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Improving Emergency Preparedness

Improving Emergency Preparedness

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With a higher than average amount of severe weather predicted for 2012, governments need to be prepared. Whether it’s something as simple as an electrical outage or as disastrous as a hurricane, government agencies need to keep their systems up and running. They also need to quickly notify the right people and continue to update them as events unfold.


Emergeny Prep

One of the benefits of the cloud is that it better prepares governments for natural disasters and other emergency situations. Why? It’s because the cloud isn’t where you are. A disaster may strike your city, county or state, but with your information stored off-premises in the cloud, your critically-important data remains safe.

Why Office 365 for Emergency Preparedness?
While both Office 365 and Google Apps store your data in the cloud, Office 365 is the best choice during times of emergency. Some factors to consider:

Experience and support – Microsoft has been providing productivity software to businesses of all sizes for more than 20 years, and has a proven track record of reliable support. In comparison, Google is a newcomer to working with enterprises. The company adapted a consumer offering for business use with the introduction of Google Apps five years ago and continues to depend on advertising for more than 96 percent of its revenue. The company’s reputation for customer support has not been stellar.

SecurityThe security of customer data is a top priority for all Microsoft products. Accordingly, Office 365 was designed right from the start to comply with the most rigorous security practices. It is the first, major, business productivity public cloud service to obtain ISO 27001 certification, the international standard for information security management. The certification affirms that products have the necessary controls in place to ensure that their design and operation are secure. Google, on the other hand, five years after releasing Google Apps, finally obtained the certification last month.

Communication during emergencies – Office 365 makes it easy for government officials to keep employees up-to-date in emergency situations. Using “dynamic distribution groups” that automatically update as employees move offices from building to building, government officials can quickly email employees about emergencies and rest assured their emails reach the right people. With Google Apps, employees must be manually added and removed from email distribution groups.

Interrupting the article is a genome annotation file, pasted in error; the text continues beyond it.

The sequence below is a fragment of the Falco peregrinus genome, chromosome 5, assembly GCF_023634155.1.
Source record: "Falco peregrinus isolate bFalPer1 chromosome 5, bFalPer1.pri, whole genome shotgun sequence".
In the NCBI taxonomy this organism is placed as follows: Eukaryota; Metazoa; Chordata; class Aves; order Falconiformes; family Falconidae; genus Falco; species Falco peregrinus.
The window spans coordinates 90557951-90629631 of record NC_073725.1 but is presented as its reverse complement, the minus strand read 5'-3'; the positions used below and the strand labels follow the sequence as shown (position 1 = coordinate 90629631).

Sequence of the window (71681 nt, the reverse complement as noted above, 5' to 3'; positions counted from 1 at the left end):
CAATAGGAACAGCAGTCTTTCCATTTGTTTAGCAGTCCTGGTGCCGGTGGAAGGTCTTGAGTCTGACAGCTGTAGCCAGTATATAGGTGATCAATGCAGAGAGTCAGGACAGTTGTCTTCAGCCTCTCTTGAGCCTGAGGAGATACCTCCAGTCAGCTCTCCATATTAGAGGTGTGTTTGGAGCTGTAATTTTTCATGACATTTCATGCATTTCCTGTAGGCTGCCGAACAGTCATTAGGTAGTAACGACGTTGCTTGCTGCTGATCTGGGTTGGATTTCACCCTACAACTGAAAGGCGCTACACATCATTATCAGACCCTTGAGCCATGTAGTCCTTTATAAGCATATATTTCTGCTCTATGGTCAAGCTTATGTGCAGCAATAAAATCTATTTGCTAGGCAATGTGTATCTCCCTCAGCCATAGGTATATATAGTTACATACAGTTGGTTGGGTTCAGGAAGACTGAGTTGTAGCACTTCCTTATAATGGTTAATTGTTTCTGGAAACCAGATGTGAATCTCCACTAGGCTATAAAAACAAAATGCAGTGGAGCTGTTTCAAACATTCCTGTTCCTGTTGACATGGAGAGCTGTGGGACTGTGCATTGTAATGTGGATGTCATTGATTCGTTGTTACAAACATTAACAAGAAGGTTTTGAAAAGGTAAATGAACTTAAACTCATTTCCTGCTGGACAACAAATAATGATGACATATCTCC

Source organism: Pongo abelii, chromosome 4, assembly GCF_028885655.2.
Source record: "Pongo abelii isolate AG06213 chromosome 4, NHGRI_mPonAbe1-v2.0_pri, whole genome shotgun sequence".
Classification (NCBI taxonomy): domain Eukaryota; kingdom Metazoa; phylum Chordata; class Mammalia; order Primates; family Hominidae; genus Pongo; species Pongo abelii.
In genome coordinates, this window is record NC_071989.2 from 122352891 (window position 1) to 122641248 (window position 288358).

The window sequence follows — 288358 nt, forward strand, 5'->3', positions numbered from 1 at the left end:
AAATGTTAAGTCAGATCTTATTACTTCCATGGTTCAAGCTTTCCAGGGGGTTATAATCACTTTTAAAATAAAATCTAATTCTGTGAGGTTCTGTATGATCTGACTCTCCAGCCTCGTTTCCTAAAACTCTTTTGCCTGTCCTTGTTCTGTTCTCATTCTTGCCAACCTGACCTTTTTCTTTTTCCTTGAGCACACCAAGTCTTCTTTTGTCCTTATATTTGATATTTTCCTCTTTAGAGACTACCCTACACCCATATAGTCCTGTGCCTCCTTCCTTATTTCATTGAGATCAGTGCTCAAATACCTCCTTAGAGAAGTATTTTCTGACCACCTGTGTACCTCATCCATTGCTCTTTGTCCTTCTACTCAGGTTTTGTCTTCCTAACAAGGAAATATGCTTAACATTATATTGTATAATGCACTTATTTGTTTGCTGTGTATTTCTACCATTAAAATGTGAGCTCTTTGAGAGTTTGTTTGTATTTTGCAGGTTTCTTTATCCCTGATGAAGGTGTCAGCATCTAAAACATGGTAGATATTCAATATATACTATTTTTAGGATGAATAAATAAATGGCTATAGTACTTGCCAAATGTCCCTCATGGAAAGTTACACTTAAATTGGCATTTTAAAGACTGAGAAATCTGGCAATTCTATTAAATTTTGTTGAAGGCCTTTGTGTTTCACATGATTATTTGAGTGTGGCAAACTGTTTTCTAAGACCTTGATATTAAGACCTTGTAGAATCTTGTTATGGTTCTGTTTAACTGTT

Continued productivity offline – With Office 365, employees can continue to work even when there’s no Internet access. With Google Apps, offline access is very limited.  Employees can’t create new documents or spreadsheets offline from their desktop using Google Docs. And they can only work offline with the Google Chrome browser. For governments using other browsers, there’s no offline solution for Google Apps. 

Better Prepared for Emergencies of All Kinds
Among the governments that have improved their emergency preparedness with Office 365 is the Tualatin Valley Water District, which provides drinking water to a population of about 200,000 near the City of Portland. Having email operations in the cloud provides the water district with higher assurance that service will remain available during earthquakes and other catastrophes, according to Jim Ure, IT Officer for the water district. 

“As a water utility, we have to be prepared for earthquakes, and still be able to respond,” Ure says. “Having a cloud-based – off-premise – solution increases our emergency preparedness. It’s one aspect of disaster recovery that’s off our plate … our email communications will still be intact.”

Likewise, Office 365 has better prepared Klamath County in the event of electrical outages.  “Before, our IT organization was losing out in multiple ways when there was an outage,” says Randy Paul, Director of Information Technology for Klamath County. “Not only was everybody without service, but I was also forced to pay more money and allocate more resources to figure out how to bring the service back online.”

For officials in Summit County, Utah, it used to take days to restore and recover data when a hard drive or other system went down, says Ron Boyer, the county’s director of IT.  But with Exchange Online, IT staff can “literally fire up a new machine, point it at the cloud, and all their mail comes right back.

“It is just good to know that – when you have a hardware failure – your content can be recovered and reestablished quickly,” says Boyer. “That’s how disaster recovery works in the cloud.”

Government officials at the State of Minnesota say Office 365 helped them prepare for a different kind of emergency – the state government shutdown during the summer of 2011. With 70 agencies that employ 35,000 workers, the state quickly updated its employees by sending email through a distribution list to all state employees in one, easy step.

“If an emergency or another situation happens that requires an organization-wide communication, for the first time leadership can send an email to all employees in the executive branch, without IT staff having to spend significant time to piece together multiple lists,” says Tarek Tomes, Assistant Commissioner for the State of Minnesota. “The state government shutdown in summer 2011 is the most recent example where we needed to update all employees on information that was changing so rapidly.”

We can’t control if and when an emergency strikes. But we can control how well we’re prepared. As one legislator put it, “Despair is most often the offspring of ill-preparedness.” One way governments can prepare for emergencies is by moving to the cloud with Office 365.

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